Websites to monitor the Arctic Sea Ice
Posted on 28 May 2010 by michael sweet
Guest post by Michael Sweet
The Arctic melt season is starting to get into gear. The ice really starts to melt in June and it'll be interesting to see what develops this year. This post is to describe some web sites I've found to be useful to monitor the summer ice melt in the northern hemisphere. They can also be used to track the Antarctic ice. I'm not an ice scientist so I will limit commentary about the web sites. In general, the data and the web sites speak for themselves.
These people are the real deal in anything to do with ice and snow. The linked page shows the sea ice extent and is updated most days. If you click on the map it gives the day the data was last updated. Sea ice extent is defined as the area of sea covered by at least 15% ice. They use a 20 year average for their graphs. They have new comments monthly (usually about the 5th of the month) and additional comments as they see fit over the melt season. They often refer to other useful web sites. This site is generally user friendly and has a good frequently asked questions section. There are interesting stories about the scientists and their recent publications. They have a huge data library if you are interested in checking raw data.
This site has a lot of interesting and historic data. It's good for putting data in a long-term context. They offer little or no commentary on the data. The graphs on the main pictures come from the University of Bremen (via NSIDC) and are updated most days. Cryosphere Today uses a very high contrast in the images so small changes are evident. Don’t read too much into these small changes - the sensor sometimes has trouble telling melt ponds on top of the ice from open sea. Wait a week and see how the image changes. Their images use a different sensor from NSIDC and the contrast is different so the images are not directly comparable. It is best to compare a Cryosphere Today image to another CT image and an NSIDC image to another NSIDC image.
This graph shows ice area. The anomaly just went over 1 million km2, after being close to normal in March. Those changes are caused by the weather. The important data is the end of the melt season. To determine ice area they take the sea ice extent and subtract out the area of open sea. NSIDC likes sea ice extent. This is an example of good scientists who disagree on the most useful measure of the ice. The difference is small, for long-term trends they are essentially the same, but the graphs are not directly comparable. CT uses a 30 year baseline for their graphs.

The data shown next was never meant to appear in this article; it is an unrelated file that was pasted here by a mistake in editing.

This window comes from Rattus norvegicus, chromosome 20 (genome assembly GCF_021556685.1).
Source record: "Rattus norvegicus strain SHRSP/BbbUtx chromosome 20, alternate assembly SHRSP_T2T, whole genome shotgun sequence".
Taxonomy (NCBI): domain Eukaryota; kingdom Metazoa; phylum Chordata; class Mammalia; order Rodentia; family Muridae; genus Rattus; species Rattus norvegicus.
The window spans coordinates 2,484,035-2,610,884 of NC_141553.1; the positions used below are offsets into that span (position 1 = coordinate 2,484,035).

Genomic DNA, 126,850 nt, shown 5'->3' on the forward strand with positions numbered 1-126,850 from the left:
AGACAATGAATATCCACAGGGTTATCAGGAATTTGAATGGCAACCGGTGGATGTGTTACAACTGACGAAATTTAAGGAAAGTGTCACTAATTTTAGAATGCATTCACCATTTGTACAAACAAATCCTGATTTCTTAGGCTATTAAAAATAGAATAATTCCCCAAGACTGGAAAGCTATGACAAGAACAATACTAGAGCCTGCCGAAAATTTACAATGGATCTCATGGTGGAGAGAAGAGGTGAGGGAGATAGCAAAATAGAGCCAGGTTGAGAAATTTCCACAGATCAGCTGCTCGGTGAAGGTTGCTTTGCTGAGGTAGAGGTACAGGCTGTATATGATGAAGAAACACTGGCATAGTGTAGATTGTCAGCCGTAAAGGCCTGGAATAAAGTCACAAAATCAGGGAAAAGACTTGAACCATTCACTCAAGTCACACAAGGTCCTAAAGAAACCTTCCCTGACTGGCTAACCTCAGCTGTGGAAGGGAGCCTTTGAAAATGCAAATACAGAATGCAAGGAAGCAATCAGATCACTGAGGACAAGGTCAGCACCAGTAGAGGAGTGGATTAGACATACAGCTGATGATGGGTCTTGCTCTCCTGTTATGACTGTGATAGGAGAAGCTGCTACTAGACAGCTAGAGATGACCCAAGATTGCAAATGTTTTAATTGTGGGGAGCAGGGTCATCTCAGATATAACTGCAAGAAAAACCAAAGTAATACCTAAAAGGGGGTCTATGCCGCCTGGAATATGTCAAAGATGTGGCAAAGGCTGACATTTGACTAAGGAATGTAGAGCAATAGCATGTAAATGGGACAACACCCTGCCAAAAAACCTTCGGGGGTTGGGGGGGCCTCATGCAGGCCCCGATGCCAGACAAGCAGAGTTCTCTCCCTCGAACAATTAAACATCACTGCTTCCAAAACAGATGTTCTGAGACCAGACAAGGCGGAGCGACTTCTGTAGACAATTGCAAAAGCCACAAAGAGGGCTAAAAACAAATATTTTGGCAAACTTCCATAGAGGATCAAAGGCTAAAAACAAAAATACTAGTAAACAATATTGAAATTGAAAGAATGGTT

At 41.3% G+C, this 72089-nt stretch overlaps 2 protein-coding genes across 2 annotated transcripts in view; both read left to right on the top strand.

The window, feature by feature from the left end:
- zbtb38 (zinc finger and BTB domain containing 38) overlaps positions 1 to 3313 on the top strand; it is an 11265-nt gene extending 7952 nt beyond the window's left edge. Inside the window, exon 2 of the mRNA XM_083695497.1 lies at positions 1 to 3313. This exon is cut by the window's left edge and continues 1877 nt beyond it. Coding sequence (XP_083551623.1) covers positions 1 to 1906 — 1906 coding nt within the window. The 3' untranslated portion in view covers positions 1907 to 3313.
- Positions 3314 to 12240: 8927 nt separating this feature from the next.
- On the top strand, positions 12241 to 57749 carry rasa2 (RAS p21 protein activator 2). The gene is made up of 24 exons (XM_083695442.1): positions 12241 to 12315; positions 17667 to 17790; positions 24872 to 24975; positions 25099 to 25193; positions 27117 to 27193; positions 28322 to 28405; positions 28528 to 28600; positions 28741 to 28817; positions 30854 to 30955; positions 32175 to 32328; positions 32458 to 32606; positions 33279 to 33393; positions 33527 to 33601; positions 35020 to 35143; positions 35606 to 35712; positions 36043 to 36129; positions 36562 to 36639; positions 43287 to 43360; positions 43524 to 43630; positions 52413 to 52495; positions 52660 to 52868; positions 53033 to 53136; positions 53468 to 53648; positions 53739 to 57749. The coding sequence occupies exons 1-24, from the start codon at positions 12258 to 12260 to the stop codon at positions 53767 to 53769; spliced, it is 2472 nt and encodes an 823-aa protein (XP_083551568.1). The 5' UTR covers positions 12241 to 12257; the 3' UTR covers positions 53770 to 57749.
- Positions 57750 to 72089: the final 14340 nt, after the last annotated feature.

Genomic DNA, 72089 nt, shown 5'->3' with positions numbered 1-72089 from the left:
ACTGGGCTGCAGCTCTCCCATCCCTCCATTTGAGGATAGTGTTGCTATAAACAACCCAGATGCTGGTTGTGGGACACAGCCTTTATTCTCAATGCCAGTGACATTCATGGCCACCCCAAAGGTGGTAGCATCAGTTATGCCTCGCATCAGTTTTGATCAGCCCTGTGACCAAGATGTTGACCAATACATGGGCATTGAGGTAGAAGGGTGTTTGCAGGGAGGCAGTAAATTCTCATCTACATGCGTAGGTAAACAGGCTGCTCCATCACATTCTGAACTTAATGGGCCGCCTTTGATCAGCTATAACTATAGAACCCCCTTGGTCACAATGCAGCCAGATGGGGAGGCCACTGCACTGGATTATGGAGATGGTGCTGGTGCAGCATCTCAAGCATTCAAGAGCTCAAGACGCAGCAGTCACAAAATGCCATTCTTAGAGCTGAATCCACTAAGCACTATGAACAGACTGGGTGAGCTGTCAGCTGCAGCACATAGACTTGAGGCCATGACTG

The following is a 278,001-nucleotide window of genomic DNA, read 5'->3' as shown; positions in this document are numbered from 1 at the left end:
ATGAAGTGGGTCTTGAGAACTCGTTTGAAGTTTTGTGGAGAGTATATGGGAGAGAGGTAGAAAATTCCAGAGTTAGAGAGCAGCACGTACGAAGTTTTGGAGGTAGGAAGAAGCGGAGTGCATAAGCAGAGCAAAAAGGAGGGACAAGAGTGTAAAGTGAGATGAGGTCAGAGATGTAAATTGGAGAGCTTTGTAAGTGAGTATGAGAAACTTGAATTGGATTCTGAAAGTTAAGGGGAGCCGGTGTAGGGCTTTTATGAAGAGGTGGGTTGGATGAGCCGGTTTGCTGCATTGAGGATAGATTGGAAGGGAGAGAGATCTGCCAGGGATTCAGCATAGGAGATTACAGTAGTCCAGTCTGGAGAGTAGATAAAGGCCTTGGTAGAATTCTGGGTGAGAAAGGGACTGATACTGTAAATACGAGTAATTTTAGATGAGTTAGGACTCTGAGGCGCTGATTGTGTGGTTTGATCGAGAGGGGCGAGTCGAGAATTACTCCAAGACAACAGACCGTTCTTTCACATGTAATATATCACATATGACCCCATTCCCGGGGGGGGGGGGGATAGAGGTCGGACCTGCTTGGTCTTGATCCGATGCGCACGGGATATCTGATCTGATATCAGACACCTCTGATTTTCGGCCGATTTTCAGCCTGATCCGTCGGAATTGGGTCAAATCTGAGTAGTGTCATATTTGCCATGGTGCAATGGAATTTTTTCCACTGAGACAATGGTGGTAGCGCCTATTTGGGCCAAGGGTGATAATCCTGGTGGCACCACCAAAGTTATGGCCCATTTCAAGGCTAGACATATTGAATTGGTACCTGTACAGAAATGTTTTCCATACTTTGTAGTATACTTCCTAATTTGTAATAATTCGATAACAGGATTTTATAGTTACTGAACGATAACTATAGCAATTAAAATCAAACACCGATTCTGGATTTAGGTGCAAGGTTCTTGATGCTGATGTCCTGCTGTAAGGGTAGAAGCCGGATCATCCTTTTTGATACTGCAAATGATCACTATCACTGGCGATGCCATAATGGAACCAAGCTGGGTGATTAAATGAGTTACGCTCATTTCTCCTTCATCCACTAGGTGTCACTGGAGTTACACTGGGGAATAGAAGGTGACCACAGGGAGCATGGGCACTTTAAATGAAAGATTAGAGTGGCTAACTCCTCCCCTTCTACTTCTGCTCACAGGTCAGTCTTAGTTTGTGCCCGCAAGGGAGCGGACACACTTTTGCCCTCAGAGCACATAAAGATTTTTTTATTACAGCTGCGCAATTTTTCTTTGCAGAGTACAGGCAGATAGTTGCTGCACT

CT has an interesting comparison app to compare any two single days of ice extent (and snow for recent years). You can compare to today’s date in 1980 or 2007 if you want. They also have 30 day animations for their main pictures if you want to see the last months’ changes.
The Canadian Ice Service has interesting data for the North American Arctic. The weekly regional maps (shown above) show detailed ice extent and give the last weeks climatology. The climatology puts the data in more context. They also have ice forecasts every two weeks and a detailed summer forecast will come out the beginning of June. They have daily ice maps if you want to really see the detail. It was interesting to me to see how much detail the scientists measure and know about - much more than I had expected.
This is a new site that tracks ice volume. They seem to update about every two weeks. It will be interesting to compare to ice area this summer. Many scientists feel that the volume of ice is the most important measure of the health of Arctic Ice. The ice volume has not recovered in the last two years like ice area has.
The University of Bremen has a daily ice map (used the next day on CT). They have a few close-ups if you want more detail. Daily changes are related to weather and not climate so don’t get too excited about what you see.
This site has current and historic snow data. This is a good site for data if you want to make graphs. They only update about once a month.